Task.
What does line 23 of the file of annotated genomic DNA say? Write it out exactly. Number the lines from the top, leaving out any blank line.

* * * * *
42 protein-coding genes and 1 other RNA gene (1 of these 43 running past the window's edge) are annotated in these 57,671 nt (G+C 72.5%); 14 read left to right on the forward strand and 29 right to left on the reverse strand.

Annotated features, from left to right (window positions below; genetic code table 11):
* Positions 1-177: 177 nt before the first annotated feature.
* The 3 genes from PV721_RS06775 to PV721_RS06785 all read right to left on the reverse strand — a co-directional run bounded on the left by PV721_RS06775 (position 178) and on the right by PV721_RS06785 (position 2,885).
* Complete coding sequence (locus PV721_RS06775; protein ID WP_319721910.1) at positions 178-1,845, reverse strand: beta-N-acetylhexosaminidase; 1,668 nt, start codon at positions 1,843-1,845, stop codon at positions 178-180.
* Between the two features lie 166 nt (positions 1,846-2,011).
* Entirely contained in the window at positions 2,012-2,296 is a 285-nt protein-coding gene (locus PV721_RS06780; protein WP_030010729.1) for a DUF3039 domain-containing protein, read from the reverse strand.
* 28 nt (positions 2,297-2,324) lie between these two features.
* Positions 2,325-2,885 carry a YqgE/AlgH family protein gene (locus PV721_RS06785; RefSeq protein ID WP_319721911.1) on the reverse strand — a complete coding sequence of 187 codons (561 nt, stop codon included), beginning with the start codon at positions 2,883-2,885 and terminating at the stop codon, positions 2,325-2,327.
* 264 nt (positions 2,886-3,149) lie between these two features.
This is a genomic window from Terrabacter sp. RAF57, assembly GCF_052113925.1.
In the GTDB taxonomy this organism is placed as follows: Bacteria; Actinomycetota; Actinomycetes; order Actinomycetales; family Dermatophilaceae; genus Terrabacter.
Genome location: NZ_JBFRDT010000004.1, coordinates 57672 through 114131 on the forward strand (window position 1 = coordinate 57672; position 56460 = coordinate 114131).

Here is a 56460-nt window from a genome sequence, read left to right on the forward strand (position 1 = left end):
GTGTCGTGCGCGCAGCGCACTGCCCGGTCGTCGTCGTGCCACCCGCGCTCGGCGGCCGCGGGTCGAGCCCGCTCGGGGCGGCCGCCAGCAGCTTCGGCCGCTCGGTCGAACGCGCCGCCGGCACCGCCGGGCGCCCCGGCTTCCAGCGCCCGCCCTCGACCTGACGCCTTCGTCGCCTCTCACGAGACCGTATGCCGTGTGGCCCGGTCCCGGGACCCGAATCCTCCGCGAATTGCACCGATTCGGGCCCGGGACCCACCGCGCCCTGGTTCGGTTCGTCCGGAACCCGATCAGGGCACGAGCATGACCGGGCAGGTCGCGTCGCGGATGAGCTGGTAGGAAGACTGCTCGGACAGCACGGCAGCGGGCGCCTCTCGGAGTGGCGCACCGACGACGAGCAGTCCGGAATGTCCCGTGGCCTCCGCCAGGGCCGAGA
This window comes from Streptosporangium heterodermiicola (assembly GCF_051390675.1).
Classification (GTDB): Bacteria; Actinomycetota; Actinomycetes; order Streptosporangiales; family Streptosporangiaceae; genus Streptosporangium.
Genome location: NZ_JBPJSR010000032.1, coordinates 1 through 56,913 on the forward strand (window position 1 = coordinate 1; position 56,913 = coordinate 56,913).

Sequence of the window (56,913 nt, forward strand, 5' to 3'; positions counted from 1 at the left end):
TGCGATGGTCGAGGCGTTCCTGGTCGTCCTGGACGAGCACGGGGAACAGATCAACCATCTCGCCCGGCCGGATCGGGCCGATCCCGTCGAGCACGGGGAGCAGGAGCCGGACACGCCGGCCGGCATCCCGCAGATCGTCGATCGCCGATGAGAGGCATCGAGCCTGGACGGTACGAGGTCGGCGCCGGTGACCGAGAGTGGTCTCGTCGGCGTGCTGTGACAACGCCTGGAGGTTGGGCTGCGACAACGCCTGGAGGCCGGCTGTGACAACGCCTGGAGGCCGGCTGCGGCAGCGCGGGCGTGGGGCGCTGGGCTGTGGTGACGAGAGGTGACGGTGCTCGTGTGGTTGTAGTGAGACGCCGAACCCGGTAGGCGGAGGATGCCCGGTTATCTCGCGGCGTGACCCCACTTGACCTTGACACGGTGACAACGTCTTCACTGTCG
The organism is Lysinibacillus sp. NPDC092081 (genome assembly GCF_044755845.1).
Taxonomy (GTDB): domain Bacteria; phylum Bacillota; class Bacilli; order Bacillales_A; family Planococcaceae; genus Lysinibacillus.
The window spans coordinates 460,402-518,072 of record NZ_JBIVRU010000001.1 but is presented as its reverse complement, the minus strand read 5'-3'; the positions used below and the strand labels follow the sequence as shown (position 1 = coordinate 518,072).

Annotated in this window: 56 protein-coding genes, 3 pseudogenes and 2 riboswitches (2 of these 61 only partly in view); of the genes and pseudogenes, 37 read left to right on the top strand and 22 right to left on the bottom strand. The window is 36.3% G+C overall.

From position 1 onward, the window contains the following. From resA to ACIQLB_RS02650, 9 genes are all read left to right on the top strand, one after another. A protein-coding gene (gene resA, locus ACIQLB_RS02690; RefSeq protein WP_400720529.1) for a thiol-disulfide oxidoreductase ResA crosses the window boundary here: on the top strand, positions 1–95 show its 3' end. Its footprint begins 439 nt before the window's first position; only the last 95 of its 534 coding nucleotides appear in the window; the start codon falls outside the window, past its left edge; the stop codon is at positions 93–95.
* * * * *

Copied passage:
The window spans coordinates 460,402-518,072 of record NZ_JBIVRU010000001.1 but is presented as its reverse complement, the minus strand read 5'-3'; the positions used below and the strand labels follow the sequence as shown (position 1 = coordinate 518,072).